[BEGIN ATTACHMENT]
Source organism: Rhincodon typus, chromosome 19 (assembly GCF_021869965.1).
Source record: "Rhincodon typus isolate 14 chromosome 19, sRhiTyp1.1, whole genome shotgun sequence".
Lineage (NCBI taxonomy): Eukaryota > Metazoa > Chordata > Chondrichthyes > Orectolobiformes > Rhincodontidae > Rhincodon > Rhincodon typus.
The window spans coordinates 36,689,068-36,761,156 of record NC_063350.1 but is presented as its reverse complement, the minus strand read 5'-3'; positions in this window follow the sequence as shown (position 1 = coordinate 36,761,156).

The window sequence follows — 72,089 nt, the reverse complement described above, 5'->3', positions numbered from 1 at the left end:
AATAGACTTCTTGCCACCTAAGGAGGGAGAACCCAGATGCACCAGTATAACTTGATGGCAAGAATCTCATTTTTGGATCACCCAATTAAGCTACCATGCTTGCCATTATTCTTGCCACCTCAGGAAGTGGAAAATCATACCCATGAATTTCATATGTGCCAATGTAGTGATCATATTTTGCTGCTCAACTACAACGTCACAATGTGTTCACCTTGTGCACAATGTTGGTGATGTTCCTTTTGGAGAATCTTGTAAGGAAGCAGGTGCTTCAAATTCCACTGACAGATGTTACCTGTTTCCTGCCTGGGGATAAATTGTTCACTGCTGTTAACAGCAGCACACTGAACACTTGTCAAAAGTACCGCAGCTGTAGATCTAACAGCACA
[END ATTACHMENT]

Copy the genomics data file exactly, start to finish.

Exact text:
Source organism: Rhincodon typus, chromosome 19 (assembly GCF_021869965.1).
Source record: "Rhincodon typus isolate 14 chromosome 19, sRhiTyp1.1, whole genome shotgun sequence".
Lineage (NCBI taxonomy): Eukaryota > Metazoa > Chordata > Chondrichthyes > Orectolobiformes > Rhincodontidae > Rhincodon > Rhincodon typus.
The window spans coordinates 36,689,068-36,761,156 of record NC_063350.1 but is presented as its reverse complement, the minus strand read 5'-3'; positions in this window follow the sequence as shown (position 1 = coordinate 36,761,156).

The window sequence follows — 72,089 nt, the reverse complement described above, 5'->3', positions numbered from 1 at the left end:
AATAGACTTCTTGCCACCTAAGGAGGGAGAACCCAGATGCACCAGTATAACTTGATGGCAAGAATCTCATTTTTGGATCACCCAATTAAGCTACCATGCTTGCCATTATTCTTGCCACCTCAGGAAGTGGAAAATCATACCCATGAATTTCATATGTGCCAATGTAGTGATCATATTTTGCTGCTCAACTACAACGTCACAATGTGTTCACCTTGTGCACAATGTTGGTGATGTTCCTTTTGGAGAATCTTGTAAGGAAGCAGGTGCTTCAAATTCCACTGACAGATGTTACCTGTTTCCTGCCTGGGGATAAATTGTTCACTGCTGTTAACAGCAGCACACTGAACACTTGTCAAAAGTACCGCAGCTGTAGATCTAACAGCACA